2.  That strong, healthy communities are an integral part of the poverty reduction strategy; their potential must be brought to bear on the reduction of poverty.

Recognition of diversity

    3.  That not all groups of people share the same level of risk of poverty.  The poverty reduction strategy must recognize the heightened risk among groups such as immigrants, women, single mothers, people with disabilities, aboriginal peoples and racialized groups.

Importance of support and involvement of families

    4.  That families be supported so that they can play a meaningful role in the reduction of poverty and in promoting opportunity. 

Respect

    5.  That all people in Ontario, including those living in poverty, deserve to be treated with respect and dignity.

Involvement

    6.  That Ontarians, especially people living in poverty, are to be involved in the design and implementation of the strategy.

Commitment and co-operation

    7.  That a sustained commitment to work together to develop strong and healthy children, youth, adults, families and communities is required to effectively reduce poverty. 


Take The “Do The Math” Survey

Start by taking the survey and Do the Math. What would you need to make ends meet if your situation changed and you had to rely on social assistance? If you were a single person on social assistance, what would you need?

Take the survey here: http://dothemath.thestop.org/survey.php 


Begging for Change

Written by Tim Godfree,   Member – Voices Against Poverty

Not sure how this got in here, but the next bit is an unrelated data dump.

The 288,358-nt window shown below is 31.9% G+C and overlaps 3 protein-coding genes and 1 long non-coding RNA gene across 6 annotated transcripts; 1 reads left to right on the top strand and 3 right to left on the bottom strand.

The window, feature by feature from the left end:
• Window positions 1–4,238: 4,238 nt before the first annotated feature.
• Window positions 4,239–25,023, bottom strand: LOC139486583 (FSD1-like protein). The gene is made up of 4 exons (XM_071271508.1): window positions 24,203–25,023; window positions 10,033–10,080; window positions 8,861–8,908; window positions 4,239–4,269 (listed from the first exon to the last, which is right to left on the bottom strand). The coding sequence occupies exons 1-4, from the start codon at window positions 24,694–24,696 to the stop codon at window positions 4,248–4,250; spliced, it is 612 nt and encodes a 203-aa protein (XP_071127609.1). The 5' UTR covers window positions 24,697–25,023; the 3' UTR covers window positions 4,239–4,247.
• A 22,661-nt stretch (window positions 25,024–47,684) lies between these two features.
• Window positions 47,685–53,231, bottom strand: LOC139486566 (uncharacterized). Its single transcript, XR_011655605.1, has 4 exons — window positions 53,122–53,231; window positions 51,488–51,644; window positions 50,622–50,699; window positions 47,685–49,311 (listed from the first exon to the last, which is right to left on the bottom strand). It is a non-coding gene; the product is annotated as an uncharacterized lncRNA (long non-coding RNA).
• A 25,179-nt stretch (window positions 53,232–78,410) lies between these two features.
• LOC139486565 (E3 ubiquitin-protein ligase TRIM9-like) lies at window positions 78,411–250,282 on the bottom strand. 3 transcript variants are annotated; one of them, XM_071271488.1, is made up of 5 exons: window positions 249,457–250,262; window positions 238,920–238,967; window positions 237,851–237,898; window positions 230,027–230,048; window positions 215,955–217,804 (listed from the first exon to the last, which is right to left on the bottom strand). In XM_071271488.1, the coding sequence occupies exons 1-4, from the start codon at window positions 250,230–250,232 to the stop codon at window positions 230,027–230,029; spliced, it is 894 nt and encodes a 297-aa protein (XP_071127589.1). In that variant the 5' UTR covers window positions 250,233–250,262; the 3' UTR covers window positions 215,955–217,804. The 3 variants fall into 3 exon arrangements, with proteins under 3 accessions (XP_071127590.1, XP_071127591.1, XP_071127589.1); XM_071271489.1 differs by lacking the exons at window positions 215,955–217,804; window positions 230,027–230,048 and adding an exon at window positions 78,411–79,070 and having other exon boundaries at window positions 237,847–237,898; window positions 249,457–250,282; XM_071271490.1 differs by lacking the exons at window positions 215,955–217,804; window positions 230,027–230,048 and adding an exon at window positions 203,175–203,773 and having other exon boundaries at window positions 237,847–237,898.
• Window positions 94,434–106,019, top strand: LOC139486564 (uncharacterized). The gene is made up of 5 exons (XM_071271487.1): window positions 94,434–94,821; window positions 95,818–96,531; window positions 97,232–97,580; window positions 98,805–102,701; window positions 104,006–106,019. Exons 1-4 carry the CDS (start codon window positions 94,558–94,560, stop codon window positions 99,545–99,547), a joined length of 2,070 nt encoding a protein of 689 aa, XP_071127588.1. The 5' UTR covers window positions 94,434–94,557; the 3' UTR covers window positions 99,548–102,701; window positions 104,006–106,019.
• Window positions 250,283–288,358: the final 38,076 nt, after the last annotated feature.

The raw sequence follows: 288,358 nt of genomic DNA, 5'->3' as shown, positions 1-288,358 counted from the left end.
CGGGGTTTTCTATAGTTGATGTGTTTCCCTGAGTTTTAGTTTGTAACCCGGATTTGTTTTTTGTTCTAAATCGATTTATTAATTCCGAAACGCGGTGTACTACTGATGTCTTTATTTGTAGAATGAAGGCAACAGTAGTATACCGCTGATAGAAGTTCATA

$592 single

$1,021 couple

These may look like spa package prices, but they are not.  They are the current social assistance rates. You are probably wondering how anyone could live off $592 a month, the max rate for Ontario Works (OW). If you are lucky enough to find a job, you are no longer eligible for OW’s medical benefits. Some employers will provide additional medical benefits, but many are hiring more part-time employees and providing fewer shifts so they do not have to pay for these benefits. And if you lose this part time job because the company decides to move to another country where the cost of labour is cheaper, your only option is to apply for Employment Insurance (EI). However, seeing that you were not working full time hours you may not qualify for EI because you do not have enough hours to meet the eligibility requirements.

So let’s say you are able to get a general labour position to pay your bills, and then you injure yourself. You now have no other choice but to apply for Ontario Disability Support Program (ODSP) where the max you can receive a month is $1,053. You might be thinking ‘I could live off of $1,053 a month’, but it is likely that you will never see the max. Your financial situation will become so horrendous that you are going to have to sell off all your assets and eventually move into Geared to Income housing. Your housing will now cost you 30% of your ODSP which will leave you with almost nothing to survive on.

This is how the current system contributes to destitution.